Nation & World

To speak out, or not

3 min read

Professors wrestle with decision of when to discuss pressing public issues

It’s a question many faculty members wrestle with, no matter at what school or university they work: When should they speak or not speak about pressing issues?

Francis X. Clooney, S.J., professor of comparative theology and director of the Center for the Study of World Religions (CSWR) at Harvard Divinity School (HDS), recently received a media forum request to contribute ideas on what the Christian response should be to the upheaval in Iraq.

“My immediate sense was horror. I’d say, ‘I can’t do this. I can’t speak to this topic,’” said Clooney, but then added, “Often we’re expected — we have privileged positions, we have roles in universities — and are really being asked to step up and to use our positions to make the world a better place.”

Clooney used the anecdote to introduce the discussion on “To Speak or Not to Speak: When Should Professors Speak Out?” The panel, which included Harvard Divinity School faculty members Diana L. Eck, Charles Hallisey, Karen L. King, and Jacob K. Olupona, along with Ph.D. candidate Elizabeth Lee-Hood, spoke Tuesday evening to a packed room at the CSWR and teased out the tensions of the issue.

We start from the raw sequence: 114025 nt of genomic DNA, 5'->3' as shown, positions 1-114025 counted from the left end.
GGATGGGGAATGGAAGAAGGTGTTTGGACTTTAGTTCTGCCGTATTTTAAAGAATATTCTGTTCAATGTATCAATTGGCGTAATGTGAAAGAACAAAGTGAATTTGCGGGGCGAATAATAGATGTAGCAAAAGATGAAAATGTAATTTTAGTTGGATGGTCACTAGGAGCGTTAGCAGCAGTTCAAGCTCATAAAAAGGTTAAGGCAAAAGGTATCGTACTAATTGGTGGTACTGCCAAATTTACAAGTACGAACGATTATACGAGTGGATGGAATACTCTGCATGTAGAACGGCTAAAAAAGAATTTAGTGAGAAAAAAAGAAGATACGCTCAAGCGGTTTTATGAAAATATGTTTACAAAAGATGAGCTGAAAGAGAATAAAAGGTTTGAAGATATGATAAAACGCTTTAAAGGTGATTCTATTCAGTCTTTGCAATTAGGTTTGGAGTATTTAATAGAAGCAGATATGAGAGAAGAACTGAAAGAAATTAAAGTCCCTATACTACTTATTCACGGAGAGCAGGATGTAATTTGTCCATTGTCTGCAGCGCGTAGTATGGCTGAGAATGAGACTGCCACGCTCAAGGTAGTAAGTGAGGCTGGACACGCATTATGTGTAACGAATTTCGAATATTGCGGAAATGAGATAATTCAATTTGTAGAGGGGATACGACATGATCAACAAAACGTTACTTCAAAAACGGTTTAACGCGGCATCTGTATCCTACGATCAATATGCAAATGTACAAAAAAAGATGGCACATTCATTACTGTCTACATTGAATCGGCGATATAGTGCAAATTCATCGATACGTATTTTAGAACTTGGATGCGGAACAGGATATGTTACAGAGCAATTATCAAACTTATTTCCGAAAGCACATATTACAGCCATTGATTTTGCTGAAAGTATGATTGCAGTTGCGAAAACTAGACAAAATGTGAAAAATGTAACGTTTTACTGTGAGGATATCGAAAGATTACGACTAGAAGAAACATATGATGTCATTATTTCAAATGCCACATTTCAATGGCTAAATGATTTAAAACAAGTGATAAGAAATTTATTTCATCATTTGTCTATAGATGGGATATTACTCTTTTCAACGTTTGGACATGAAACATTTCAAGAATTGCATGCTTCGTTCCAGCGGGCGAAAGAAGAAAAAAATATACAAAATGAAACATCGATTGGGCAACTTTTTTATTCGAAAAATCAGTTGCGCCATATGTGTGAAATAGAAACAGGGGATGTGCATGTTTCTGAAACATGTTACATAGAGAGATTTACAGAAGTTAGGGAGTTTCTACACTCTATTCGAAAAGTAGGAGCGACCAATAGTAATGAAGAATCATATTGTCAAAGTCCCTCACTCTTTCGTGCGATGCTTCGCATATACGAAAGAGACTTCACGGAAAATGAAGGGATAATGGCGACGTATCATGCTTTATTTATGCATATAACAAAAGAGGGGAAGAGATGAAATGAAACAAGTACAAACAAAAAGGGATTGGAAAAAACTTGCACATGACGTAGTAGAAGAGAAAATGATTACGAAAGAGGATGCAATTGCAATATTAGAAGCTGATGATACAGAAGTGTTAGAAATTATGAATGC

King, the Hollis Professor of Divinity, said that educators have a “democratic responsibility” to engage others on issues of concern and to attempt to raise the level of discussion about religion.

“Public speaking and public writing in the multitude of venues in which we’re asked to do that … I think of this as an extension of what we do as educators,” she said.

However, she cautioned that with Harvard University tied to a faculty member’s name, professors should think carefully about when and if they can speak outside their expertise. When speaking publicly, or to the media, King said she worries about how the insight she gives comes across.

“It’s not as though, in deciding to speak out, we get to decide how we’re heard, or even what our words are that are repeated, and how they’re repeated, and in what kind of context,” she said, adding that there is also a worry about a loss of complexity. “We’re complex thinkers, and we’re deep thinkers, and the media wants a sentence. They want the summary.”

Diana Eck, professor of comparative religion and Indian studies and director of the Pluralism Project, suggested people be selective about what they publicly comment on because of the influences of their backgrounds. She delved into her own background, which includes being a Montanan, a Methodist educated in the United States and India, a Christian by faith, a Harvard professor teaching about religious traditions in India and America, and so on.

“All of those things condition what I speak about, in what context, and why. And we do, in various ways, give voice to the diversity of experience and voice within ourselves, and we don’t exercise all of those voices at the same time, so we have to have a certain selectivity about what we speak out on and why and when,” she said.